Christmas is around the corner and the holidays are almost upon us. For many couples, this is often a time when tensions run high.
If you’re already heading for a fall-out before the Turkey’s stuffed and the ham is glazed, then it might be time to take a deep breath and press re-set, so you are ready to head into the holiday as a team, not two raging generals of enemy armies.
“Christmas is a time of coming together for families which can be wonderful but it is also a time when we spend more time than ever with our nearest and dearest and tensions can arise,” says leading psychotherapist and relationship expert, Melissa Ferrari.
The key, says Melissa is teamwork. Here Melissa shares her top 4 tips to a peaceful holiday period this season.
1. Rally The Troops Sit down with your partner and map out your Christmas together. Discuss the plans, allocate tasks and agree on all of the details ahead of time.
Put the ‘to do’ list on the fridge or in a prominent place, so everybody knows their role and deadline.
With a game plan in place, there are no doubts as to who is doing what when and it will help avoid any confusion or communication breakdown, which is often the cause of many arguments.
2. Kid Time – If you have kids, then you know the trigger spots they tend to have. Perhaps it is around presents (who gets what); attention, if mum is busy in the kitchen, for example; or general over excitement and tiredness (especially for younger children who are often up on Christmas Day at the crack of dawn).
Have a plan in place, for example, pre-agree to schedule in a nap time or ‘quiet time’ for younger children. Have dad or a family member play a quiet game, or even a change of scene with a game in the garden or a walk to the beach or park.
Having a ‘melt-down’ strategy will avoid a family argument, and it keeps mum and dad strong in their ‘couple bubble’ which is something Dr. Stan Tatkin talks about in his book, ‘Wired for Love’ and in his therapy work generally.
This psychobiological approach to couple approach to couple therapy (PACT) is a fundamental part of my practice, and it has been proven time and time again to help couples feel safe and connected even in times of stress by staying together and working as a team.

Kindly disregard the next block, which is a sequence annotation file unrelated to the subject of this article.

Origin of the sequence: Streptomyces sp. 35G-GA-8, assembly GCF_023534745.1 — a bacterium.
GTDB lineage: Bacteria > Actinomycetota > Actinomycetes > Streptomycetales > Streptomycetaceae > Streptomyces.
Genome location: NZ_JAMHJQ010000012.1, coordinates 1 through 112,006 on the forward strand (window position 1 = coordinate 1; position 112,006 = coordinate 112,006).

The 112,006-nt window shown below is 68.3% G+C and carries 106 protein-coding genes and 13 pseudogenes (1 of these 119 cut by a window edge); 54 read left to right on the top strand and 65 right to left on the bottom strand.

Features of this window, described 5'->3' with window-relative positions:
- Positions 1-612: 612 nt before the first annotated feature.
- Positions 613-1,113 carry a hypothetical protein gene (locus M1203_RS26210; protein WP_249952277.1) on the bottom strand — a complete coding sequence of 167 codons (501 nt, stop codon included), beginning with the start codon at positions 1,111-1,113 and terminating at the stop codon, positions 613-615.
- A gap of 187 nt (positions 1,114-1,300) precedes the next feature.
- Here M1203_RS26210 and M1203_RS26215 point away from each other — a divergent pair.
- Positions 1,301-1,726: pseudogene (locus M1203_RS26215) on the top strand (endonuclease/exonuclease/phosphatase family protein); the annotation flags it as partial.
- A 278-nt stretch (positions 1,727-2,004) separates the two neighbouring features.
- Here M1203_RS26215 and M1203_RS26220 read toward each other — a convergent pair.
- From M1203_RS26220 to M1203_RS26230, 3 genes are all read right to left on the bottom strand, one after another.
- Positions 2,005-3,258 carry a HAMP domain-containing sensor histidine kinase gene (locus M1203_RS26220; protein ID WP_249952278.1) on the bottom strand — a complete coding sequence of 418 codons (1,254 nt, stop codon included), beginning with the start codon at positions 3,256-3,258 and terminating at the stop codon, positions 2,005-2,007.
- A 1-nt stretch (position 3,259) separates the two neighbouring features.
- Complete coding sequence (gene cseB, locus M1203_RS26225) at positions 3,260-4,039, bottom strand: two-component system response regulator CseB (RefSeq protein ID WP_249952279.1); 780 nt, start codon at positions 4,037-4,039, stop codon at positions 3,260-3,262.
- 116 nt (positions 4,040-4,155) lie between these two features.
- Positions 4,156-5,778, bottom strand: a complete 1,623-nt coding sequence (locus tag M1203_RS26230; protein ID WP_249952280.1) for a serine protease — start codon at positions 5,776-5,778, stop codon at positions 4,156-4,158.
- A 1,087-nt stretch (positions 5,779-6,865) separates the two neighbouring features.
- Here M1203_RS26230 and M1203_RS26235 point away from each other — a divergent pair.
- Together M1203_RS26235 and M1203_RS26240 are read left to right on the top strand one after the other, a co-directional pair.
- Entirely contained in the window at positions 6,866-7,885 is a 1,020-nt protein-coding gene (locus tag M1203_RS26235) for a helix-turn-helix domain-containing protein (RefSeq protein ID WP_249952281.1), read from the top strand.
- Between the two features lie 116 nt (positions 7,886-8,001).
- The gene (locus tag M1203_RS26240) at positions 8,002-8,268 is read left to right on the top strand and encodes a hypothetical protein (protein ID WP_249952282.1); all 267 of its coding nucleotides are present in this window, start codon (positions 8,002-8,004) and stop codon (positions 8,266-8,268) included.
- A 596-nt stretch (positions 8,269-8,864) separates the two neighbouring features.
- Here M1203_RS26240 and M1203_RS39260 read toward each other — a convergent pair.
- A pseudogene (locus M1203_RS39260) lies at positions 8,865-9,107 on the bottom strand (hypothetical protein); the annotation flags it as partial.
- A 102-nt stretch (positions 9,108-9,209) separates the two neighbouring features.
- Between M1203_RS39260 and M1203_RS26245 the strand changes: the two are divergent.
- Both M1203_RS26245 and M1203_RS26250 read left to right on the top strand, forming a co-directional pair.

3. Down Time Even the closest of couples need time apart, but during the holiday period, you are often thrown together with an endless round of tasks and trips.
Make sure you each take the time you need for yourself to refresh. Everybody has different needs, and so it’s important to acknowledge and discuss this with your partner before the holiday.
For example, one person might need some quiet time with a cup of tea and a magazine or book, while another may need to get out of the house for a walk and fresh air.
Give your partner what they need, and they will be happy to return the favor. In doing this, you can diffuse so many arguments that often arise when one person is seen to be shirking tasks but actually what they are doing is taking what they need so they can give back to the other partner or family.
4. Say Thanks It may sound like a small thing but saying thank you to your partner, can be such a positive sign of love and appreciation.
‘Thank you’ can show you noticed something they did, it makes them feel acknowledged and noticed. It also feels good to say thank you rather than ignoring it or going for a gripe or a criticism instead.
Feature Image: Shutterstock.com
In-Post Image: Shutterstock.com